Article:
The Road to Financial Wellness: How You Can Get Started

Don’t you just wish that you could buy anything without thinking about the consequences later? Unfortunately, that’s not the case for most of us.

In fact, a study by the American Institute of Stress in 2019 revealed that 62% of Americans are stressed about money on a regular basis. This can affect one’s mental, emotional and psychological wellbeing in the long run.

That is why it’s no surprise that many people seek financial wellness or the state where one can effectively manage his economic life.

It means spending within one’s means, making good financial decisions, being financially prepared for emergencies and securing one’s financial future.

While this sounds like a tall order, it’s actually possible to achieve financial wellness. Here are some tips to help you get started:

Set a bar for yourself

There’s no one-size-fits-all rule when it comes to achieving financial wellness because we all have different needs and lifestyles. But if you are going to be financially independent, you need to set a bar for yourself to live up to.

What is your ultimate financial goal? Do you want to own a house and car by the age of 32? Are you planning on building a business? How do you see yourself 10 years from now?

By having these set of standards, it would be easier to picture out what you want to achieve and plan on how you want to achieve things.

Build a reliable income source

Of course, you need to make money to be able to manage it well. Being the cornerstone of financial wellness, it’s very important to achieve income stability.

While you don’t need to be a millionaire, having a reliable income source will give you more legroom in making financial decisions and continuing to build your wealth, so you can enjoy a better quality of life.

Many successful people don’t stop when they’re already earning well. In fact, they continue to live below their means and add to their earnings through investments.

Evaluate your finances regularly

Accounting may not be the most enjoyable task, but it’s necessary for maintaining your financial wellness.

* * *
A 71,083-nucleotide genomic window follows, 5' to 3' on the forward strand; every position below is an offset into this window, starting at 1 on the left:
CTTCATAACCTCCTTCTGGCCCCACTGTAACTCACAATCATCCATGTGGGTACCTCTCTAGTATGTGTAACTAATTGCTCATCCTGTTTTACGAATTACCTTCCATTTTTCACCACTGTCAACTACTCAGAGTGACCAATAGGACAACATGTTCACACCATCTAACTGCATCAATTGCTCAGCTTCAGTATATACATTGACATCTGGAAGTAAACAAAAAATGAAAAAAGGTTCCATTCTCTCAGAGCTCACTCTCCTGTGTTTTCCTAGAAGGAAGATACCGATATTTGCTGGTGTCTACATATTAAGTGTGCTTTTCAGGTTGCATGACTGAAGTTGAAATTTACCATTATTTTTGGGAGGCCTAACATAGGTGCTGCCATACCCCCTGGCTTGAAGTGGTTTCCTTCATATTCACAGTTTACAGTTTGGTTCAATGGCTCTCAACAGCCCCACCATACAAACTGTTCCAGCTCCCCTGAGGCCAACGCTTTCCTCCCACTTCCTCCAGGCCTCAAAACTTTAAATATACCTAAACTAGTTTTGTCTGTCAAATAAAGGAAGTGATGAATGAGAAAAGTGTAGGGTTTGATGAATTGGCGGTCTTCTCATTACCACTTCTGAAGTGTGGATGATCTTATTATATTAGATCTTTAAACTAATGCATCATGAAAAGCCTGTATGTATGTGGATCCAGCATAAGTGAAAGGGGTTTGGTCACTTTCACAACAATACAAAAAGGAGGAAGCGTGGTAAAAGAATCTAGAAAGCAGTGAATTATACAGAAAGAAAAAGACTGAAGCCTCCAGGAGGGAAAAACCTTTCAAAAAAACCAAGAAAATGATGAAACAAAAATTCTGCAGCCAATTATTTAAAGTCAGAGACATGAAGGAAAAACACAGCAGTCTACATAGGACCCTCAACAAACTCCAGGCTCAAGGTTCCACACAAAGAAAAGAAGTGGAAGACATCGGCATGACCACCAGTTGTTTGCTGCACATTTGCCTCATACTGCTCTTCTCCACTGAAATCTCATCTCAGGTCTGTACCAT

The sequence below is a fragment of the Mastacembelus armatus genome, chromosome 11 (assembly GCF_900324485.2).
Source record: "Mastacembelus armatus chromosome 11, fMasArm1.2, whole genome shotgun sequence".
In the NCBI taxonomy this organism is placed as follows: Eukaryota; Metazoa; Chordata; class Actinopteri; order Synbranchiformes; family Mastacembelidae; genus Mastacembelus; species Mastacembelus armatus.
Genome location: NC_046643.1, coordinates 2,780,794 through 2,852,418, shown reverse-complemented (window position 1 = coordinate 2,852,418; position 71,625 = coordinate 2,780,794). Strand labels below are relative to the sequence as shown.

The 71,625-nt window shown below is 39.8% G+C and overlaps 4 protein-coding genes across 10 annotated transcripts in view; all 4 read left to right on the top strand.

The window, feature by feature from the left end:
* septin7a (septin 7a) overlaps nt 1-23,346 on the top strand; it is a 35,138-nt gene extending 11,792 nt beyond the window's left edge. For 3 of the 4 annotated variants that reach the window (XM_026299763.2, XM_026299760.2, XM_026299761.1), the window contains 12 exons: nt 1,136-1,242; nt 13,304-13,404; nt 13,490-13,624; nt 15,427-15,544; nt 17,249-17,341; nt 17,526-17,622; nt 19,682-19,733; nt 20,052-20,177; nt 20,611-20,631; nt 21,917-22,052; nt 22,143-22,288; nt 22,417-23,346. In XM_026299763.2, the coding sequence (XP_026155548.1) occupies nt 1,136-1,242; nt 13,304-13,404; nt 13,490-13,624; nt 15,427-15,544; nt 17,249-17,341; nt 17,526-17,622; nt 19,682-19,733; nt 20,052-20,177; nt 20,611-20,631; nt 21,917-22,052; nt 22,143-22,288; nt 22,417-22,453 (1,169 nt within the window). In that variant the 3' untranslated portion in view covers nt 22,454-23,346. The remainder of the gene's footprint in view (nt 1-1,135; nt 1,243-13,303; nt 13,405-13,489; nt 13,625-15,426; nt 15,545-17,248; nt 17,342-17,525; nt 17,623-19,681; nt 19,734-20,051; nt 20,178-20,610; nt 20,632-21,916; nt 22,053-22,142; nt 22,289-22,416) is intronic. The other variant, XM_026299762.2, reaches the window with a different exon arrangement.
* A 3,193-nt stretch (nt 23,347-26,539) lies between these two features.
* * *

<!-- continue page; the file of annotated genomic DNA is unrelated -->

Keep a regular track of your spending versus your income to know if you are living above your means, so you can make necessary changes before things get out of hand.

It can be frustrating to sit down and realize how much debt you have or how much money you wasted on unnecessary things. But facing your financial situation is the first step to fixing your problems and doing better moving forward.

Create and stick to your budget

We’ve all heard this from our Moms to our teachers—it’s very important to stick to a budget. Being financially independent entails a lot of sacrifices but giving up short-term happiness for long-term stability is definitely the best way to live your life.

A budget plan will allow you to stay on track with your financial goals because you’re seeing where exactly your money is going. It’s also easier to see where you’re overspending and how you can make adjustments so you can stick to your goals.
Aside from your household expenses, you also need to set aside a monthly contribution to your emergency fund if you still don’t have one.

Always look forward to the future

Financial wellness is all about living your best life not only today but for the future. This is why it’s very important to always look forward to what you want to achieve, so you can make allocations on your budget for those goals.

Aside from having an emergency fund to cover you on the rainy days, you also need to build your savings, so you’ll have something to use for future plans like buying a house, making investments or just simply enjoying life when you’re not working anymore.

At the end of the day, achieving financial wellness is all about having the right mindset for it. When you commit yourself to being financially independent, it’s easier to make smart decisions that will help you move forward towards achieving your financial goals.

It’s not just about buying the things that you want but also giving your family a good quality of life in the long run.